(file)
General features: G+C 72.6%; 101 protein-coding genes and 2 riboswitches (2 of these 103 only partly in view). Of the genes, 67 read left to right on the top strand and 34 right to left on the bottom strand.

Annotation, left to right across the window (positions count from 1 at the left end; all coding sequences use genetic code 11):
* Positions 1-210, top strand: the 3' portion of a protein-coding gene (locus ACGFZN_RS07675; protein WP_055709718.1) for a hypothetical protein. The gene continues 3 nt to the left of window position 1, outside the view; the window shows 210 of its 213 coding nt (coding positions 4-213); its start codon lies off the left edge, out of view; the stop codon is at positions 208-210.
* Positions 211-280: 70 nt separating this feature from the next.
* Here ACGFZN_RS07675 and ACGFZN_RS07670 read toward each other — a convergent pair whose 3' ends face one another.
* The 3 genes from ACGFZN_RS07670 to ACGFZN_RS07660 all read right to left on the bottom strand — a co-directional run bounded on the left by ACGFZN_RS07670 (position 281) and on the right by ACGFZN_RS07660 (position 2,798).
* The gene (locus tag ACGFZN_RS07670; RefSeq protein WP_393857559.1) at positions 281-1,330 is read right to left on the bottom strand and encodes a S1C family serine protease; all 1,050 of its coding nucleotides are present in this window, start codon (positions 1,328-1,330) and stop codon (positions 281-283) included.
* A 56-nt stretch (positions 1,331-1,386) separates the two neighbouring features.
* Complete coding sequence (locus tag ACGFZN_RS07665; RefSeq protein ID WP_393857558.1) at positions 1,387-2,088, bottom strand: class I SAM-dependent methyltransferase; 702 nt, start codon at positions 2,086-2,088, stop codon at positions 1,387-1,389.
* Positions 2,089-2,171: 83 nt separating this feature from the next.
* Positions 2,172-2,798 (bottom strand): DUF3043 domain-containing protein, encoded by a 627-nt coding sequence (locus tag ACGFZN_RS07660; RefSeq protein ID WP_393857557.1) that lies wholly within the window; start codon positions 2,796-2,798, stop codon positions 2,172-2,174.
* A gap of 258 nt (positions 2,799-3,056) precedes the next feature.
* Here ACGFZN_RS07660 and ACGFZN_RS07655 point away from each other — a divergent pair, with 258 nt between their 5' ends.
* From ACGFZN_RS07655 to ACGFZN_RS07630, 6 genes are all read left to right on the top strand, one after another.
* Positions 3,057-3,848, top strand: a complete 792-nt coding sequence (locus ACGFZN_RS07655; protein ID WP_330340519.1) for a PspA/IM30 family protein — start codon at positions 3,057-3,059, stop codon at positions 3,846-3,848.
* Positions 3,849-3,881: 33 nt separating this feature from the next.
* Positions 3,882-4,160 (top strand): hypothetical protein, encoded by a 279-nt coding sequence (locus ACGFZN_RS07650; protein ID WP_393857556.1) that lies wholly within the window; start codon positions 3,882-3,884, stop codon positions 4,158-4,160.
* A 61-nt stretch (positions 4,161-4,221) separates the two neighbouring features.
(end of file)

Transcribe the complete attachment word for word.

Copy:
General features: G+C 72.6%; 101 protein-coding genes and 2 riboswitches (2 of these 103 only partly in view). Of the genes, 67 read left to right on the top strand and 34 right to left on the bottom strand.

Annotation, left to right across the window (positions count from 1 at the left end; all coding sequences use genetic code 11):
* Positions 1-210, top strand: the 3' portion of a protein-coding gene (locus ACGFZN_RS07675; protein WP_055709718.1) for a hypothetical protein. The gene continues 3 nt to the left of window position 1, outside the view; the window shows 210 of its 213 coding nt (coding positions 4-213); its start codon lies off the left edge, out of view; the stop codon is at positions 208-210.
* Positions 211-280: 70 nt separating this feature from the next.
* Here ACGFZN_RS07675 and ACGFZN_RS07670 read toward each other — a convergent pair whose 3' ends face one another.
* The 3 genes from ACGFZN_RS07670 to ACGFZN_RS07660 all read right to left on the bottom strand — a co-directional run bounded on the left by ACGFZN_RS07670 (position 281) and on the right by ACGFZN_RS07660 (position 2,798).
* The gene (locus tag ACGFZN_RS07670; RefSeq protein WP_393857559.1) at positions 281-1,330 is read right to left on the bottom strand and encodes a S1C family serine protease; all 1,050 of its coding nucleotides are present in this window, start codon (positions 1,328-1,330) and stop codon (positions 281-283) included.
* A 56-nt stretch (positions 1,331-1,386) separates the two neighbouring features.
* Complete coding sequence (locus tag ACGFZN_RS07665; RefSeq protein ID WP_393857558.1) at positions 1,387-2,088, bottom strand: class I SAM-dependent methyltransferase; 702 nt, start codon at positions 2,086-2,088, stop codon at positions 1,387-1,389.
* Positions 2,089-2,171: 83 nt separating this feature from the next.
* Positions 2,172-2,798 (bottom strand): DUF3043 domain-containing protein, encoded by a 627-nt coding sequence (locus tag ACGFZN_RS07660; RefSeq protein ID WP_393857557.1) that lies wholly within the window; start codon positions 2,796-2,798, stop codon positions 2,172-2,174.
* A gap of 258 nt (positions 2,799-3,056) precedes the next feature.
* Here ACGFZN_RS07660 and ACGFZN_RS07655 point away from each other — a divergent pair, with 258 nt between their 5' ends.
* From ACGFZN_RS07655 to ACGFZN_RS07630, 6 genes are all read left to right on the top strand, one after another.
* Positions 3,057-3,848, top strand: a complete 792-nt coding sequence (locus ACGFZN_RS07655; protein ID WP_330340519.1) for a PspA/IM30 family protein — start codon at positions 3,057-3,059, stop codon at positions 3,846-3,848.
* Positions 3,849-3,881: 33 nt separating this feature from the next.
* Positions 3,882-4,160 (top strand): hypothetical protein, encoded by a 279-nt coding sequence (locus ACGFZN_RS07650; protein ID WP_393857556.1) that lies wholly within the window; start codon positions 3,882-3,884, stop codon positions 4,158-4,160.
* A 61-nt stretch (positions 4,161-4,221) separates the two neighbouring features.